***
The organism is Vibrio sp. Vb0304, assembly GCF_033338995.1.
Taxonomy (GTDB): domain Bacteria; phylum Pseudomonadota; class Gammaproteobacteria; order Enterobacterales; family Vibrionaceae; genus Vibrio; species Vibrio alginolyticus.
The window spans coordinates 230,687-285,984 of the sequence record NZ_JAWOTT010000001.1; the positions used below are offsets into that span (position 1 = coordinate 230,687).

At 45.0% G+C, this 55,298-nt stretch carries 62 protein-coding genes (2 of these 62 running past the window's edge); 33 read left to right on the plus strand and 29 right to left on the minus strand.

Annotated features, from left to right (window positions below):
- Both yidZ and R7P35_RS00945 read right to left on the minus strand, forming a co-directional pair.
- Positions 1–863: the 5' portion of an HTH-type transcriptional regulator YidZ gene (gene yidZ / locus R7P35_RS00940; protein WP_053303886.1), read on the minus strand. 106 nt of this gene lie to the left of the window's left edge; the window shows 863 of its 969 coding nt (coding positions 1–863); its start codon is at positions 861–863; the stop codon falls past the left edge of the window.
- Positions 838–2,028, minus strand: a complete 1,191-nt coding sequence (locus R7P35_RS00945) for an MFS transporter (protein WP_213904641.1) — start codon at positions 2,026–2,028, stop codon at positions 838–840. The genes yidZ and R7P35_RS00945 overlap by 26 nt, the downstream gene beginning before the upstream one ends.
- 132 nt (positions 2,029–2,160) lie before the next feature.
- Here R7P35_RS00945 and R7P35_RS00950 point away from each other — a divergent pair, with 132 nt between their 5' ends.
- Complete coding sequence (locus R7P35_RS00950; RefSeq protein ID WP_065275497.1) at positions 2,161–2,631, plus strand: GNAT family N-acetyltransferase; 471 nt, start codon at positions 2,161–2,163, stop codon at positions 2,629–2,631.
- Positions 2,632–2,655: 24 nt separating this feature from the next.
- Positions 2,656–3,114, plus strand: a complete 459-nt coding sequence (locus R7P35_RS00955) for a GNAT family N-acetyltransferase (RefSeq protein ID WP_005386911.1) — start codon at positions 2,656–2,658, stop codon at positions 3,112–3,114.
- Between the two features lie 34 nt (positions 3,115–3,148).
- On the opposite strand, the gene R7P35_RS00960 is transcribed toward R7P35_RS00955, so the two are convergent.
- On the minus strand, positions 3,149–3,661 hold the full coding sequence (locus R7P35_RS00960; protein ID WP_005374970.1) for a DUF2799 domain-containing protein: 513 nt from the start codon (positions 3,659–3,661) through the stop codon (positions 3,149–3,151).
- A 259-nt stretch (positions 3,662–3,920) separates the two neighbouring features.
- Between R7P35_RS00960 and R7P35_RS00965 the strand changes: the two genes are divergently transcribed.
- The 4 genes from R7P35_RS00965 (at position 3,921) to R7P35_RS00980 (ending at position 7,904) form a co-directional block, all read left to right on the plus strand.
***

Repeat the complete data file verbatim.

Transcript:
The organism is Vibrio sp. Vb0304, assembly GCF_033338995.1.
Taxonomy (GTDB): domain Bacteria; phylum Pseudomonadota; class Gammaproteobacteria; order Enterobacterales; family Vibrionaceae; genus Vibrio; species Vibrio alginolyticus.
The window spans coordinates 230,687-285,984 of the sequence record NZ_JAWOTT010000001.1; the positions used below are offsets into that span (position 1 = coordinate 230,687).

At 45.0% G+C, this 55,298-nt stretch carries 62 protein-coding genes (2 of these 62 running past the window's edge); 33 read left to right on the plus strand and 29 right to left on the minus strand.

Annotated features, from left to right (window positions below):
- Both yidZ and R7P35_RS00945 read right to left on the minus strand, forming a co-directional pair.
- Positions 1–863: the 5' portion of an HTH-type transcriptional regulator YidZ gene (gene yidZ / locus R7P35_RS00940; protein WP_053303886.1), read on the minus strand. 106 nt of this gene lie to the left of the window's left edge; the window shows 863 of its 969 coding nt (coding positions 1–863); its start codon is at positions 861–863; the stop codon falls past the left edge of the window.
- Positions 838–2,028, minus strand: a complete 1,191-nt coding sequence (locus R7P35_RS00945) for an MFS transporter (protein WP_213904641.1) — start codon at positions 2,026–2,028, stop codon at positions 838–840. The genes yidZ and R7P35_RS00945 overlap by 26 nt, the downstream gene beginning before the upstream one ends.
- 132 nt (positions 2,029–2,160) lie before the next feature.
- Here R7P35_RS00945 and R7P35_RS00950 point away from each other — a divergent pair, with 132 nt between their 5' ends.
- Complete coding sequence (locus R7P35_RS00950; RefSeq protein ID WP_065275497.1) at positions 2,161–2,631, plus strand: GNAT family N-acetyltransferase; 471 nt, start codon at positions 2,161–2,163, stop codon at positions 2,629–2,631.
- Positions 2,632–2,655: 24 nt separating this feature from the next.
- Positions 2,656–3,114, plus strand: a complete 459-nt coding sequence (locus R7P35_RS00955) for a GNAT family N-acetyltransferase (RefSeq protein ID WP_005386911.1) — start codon at positions 2,656–2,658, stop codon at positions 3,112–3,114.
- Between the two features lie 34 nt (positions 3,115–3,148).
- On the opposite strand, the gene R7P35_RS00960 is transcribed toward R7P35_RS00955, so the two are convergent.
- On the minus strand, positions 3,149–3,661 hold the full coding sequence (locus R7P35_RS00960; protein ID WP_005374970.1) for a DUF2799 domain-containing protein: 513 nt from the start codon (positions 3,659–3,661) through the stop codon (positions 3,149–3,151).
- A 259-nt stretch (positions 3,662–3,920) separates the two neighbouring features.
- Between R7P35_RS00960 and R7P35_RS00965 the strand changes: the two genes are divergently transcribed.
- The 4 genes from R7P35_RS00965 (at position 3,921) to R7P35_RS00980 (ending at position 7,904) form a co-directional block, all read left to right on the plus strand.